One of the basic principles endorsed by the OSCE in its report on the referendum bill is reaching a consensus before the referendum is called. And this is the goal that the feuding Montenegrin parties are the least likely to achieve.

All the disputed issues (the necessary turnout for validity, the number of questions, and the wording of these questions), according to the OSCE, should be settled through negotiations. The OSCE report, well-balanced and based on proper expertise as it is, could serve as a good foundation for dialog.

Instead of this, however, the OSCE paper is being used as a political weapon, and is interpreted at will. "We will accept the decision of a democratic majority, which has to be such that no one can question it, but not a 45-percent majority, which will only postpone a solution to the issue for another ten years," said Dragan Soc, president of the People's Party.

If a "democratic majority" is needed to ensure Montenegro's independence, is the same kind of majority needed to return Montenegro into Yugoslavia?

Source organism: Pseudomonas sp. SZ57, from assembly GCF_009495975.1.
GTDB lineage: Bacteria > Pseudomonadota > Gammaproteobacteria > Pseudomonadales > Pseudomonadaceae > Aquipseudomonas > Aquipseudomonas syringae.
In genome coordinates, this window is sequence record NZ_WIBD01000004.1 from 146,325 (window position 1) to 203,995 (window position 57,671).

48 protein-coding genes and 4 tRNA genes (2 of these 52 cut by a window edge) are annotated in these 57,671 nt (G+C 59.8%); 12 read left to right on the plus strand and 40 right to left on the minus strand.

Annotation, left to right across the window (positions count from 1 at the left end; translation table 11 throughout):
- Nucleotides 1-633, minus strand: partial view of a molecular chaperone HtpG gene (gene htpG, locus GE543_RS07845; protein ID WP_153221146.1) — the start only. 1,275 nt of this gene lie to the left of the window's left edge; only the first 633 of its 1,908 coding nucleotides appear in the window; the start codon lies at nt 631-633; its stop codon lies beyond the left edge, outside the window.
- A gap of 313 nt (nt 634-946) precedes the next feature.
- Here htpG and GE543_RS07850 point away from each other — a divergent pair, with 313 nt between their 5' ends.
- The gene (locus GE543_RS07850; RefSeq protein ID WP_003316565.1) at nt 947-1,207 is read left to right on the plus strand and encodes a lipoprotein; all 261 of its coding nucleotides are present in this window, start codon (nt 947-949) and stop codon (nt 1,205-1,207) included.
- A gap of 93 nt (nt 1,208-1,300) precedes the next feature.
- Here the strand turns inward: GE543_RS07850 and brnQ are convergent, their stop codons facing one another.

"The pro-independence bloc should pose that question to opponents of Montenegro's independence. And it should insist on the principle of equality or equal opportunity. In addition to opponents of independence in Montenegro and Belgrade, international community representatives should also be reminded of that," says Milan Popovic, an independent analyst and a professor at the Podgorica School of Law.

Popovic underlines that although it has international legitimacy, Yugoslavia lacks internal legitimacy, which it lost during the Milosevic era, after the constitutional amendments of 2000, which Montenegro opposed. The lack of internal legitimacy, says Popovic, enables the pro-sovereignty bloc to rightfully invoke the principle of equality.

"If they have any self-respect, the supporters of independence should tell the unitarians -- we offer you an agreement based on the principle of equality. In other words, we are ready to accept the law, procedure, conditions, the majority you require for the referendum on independence if you are ready to verify that your common state adheres to the same laws, procedure, conditions, and majority," explains Popovic.

It is highly unlikely, however, that the pro-Yugoslav parties will accept the equality principle. Even if the pro-independence parties abandon the bill proposed by the Liberals and Social Democrats which is very likely to happen after the OSCE's report, the Together for Yugoslavia coalition might continue to threaten with a boycott. Instead of a referendum, these parties have begun to mention elections, as a first step in resolving the crisis Montenegro.

Milka Tadic-Mijovic